Spotted the political side of the Jordanian science report….how they discuss good and bad and reference other science studies with much conjecture aimed at giving environmentalist ammo to stop corn ethanol…..their biggest fuel competitor. Politics upon science reporting, nothing new. Really watch out when the scientist urge population to shut down discussion and form a consensus. That’s not science….that’s politics.

 

Share this post


Link to post
Share on other sites

They like for you to use gasoline to denature fuel, but it isnt the only thing. The head and tailings of the run are unfit to drink, unless you really really enjoy a headache at the least.  You are required to denature alcohol that is used on the public roads, and also pay road tax on it which is usually less than the tax credit you get per gallon for making the stuff. If you use ethanol in your generator at home, in farm equipment, or in some other off road use you dont need to denature it no pay tax but you still get the tax credit for making it.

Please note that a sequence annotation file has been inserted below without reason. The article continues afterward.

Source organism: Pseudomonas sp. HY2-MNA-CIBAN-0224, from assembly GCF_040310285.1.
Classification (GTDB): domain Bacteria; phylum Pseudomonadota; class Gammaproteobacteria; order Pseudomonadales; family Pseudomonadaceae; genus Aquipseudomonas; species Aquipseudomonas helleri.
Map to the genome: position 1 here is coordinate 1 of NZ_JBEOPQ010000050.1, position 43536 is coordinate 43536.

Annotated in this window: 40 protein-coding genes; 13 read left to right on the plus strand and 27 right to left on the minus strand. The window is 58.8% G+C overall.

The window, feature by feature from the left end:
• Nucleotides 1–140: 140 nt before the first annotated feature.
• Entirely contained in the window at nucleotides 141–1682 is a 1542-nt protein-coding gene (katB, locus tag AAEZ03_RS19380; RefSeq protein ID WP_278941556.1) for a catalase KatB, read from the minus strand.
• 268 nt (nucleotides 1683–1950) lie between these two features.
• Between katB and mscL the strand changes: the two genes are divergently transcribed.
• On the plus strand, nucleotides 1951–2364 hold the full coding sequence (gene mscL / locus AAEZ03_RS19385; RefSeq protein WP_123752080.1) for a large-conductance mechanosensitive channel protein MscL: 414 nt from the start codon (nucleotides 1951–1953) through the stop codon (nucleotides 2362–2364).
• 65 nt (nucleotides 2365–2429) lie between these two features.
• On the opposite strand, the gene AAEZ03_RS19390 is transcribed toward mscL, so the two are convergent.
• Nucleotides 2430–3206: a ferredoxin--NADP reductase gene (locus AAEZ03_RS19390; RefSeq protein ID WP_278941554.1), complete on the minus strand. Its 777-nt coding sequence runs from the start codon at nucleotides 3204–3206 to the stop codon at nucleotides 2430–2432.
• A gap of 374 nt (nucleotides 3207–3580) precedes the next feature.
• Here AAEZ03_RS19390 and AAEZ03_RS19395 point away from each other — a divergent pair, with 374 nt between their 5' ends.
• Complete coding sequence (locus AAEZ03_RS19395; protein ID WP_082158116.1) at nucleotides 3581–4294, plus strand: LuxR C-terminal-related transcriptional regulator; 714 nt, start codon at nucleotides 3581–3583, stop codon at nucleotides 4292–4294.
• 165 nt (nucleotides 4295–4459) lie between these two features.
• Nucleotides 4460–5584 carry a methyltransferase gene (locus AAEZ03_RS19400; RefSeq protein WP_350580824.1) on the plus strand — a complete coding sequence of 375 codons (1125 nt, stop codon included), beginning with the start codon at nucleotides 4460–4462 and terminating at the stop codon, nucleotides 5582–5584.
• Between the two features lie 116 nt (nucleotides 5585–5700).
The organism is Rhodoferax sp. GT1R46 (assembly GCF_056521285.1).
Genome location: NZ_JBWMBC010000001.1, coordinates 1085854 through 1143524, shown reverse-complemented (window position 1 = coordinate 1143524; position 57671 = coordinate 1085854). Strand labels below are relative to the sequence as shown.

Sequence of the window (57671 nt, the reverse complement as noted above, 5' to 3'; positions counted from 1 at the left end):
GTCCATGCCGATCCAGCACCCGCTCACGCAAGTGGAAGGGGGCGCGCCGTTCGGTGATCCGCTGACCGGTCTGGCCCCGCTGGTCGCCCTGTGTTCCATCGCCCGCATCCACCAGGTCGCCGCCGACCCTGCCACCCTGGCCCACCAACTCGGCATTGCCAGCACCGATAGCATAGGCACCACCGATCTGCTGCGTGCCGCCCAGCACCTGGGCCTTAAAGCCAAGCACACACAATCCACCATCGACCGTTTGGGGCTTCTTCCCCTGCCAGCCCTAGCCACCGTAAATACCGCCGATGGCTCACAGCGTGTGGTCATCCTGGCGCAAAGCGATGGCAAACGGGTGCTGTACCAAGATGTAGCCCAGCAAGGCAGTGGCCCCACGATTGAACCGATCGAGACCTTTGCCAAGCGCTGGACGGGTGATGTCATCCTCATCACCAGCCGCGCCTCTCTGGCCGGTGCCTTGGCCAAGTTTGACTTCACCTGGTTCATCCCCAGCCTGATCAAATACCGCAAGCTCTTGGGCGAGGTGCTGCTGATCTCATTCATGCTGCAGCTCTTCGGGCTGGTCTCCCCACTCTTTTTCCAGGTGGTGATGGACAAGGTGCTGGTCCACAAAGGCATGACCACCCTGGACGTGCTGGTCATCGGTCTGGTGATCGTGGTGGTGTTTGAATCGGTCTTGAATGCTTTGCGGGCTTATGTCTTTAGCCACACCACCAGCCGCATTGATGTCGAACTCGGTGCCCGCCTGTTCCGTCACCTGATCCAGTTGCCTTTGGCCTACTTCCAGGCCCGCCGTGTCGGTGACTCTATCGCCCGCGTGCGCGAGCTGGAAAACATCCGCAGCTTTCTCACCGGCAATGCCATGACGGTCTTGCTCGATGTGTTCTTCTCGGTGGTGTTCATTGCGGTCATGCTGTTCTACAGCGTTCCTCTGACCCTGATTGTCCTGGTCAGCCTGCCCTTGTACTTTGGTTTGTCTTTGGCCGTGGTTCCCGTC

They would have problems with the exhaust valves heating up in a boosted application on a small engine, its typical for need better valve material in boosted engines. Boosted engines also require more fuel than a naturally aspirated engine making the same power, the lower compression ratio needed hurts bottom end torque when there is no boost, such as at cruise rpm under low load. It needs the boost to get the cylinder pressure up and the boost is not available at low rpm unless you limit the size of the turbo, or run two dissimilar sized turbos and taht adds complexity and expense. Less torque means more fuel to make the power needed, so I tend to gravitate towards larger NA engines running low rpm eg. 1500-1700 rpm cruise but with 6000 rpm capability. Getting a 2.0L to power up a 7% grade at 1700 rpm without downshifting or going WOT would be difficult unless it was in a very, very light vehicle. Too small an engine will cause it to work much harder to achieve the same work, thus it will use just as much if not more fuel than the larger engine that loafs along.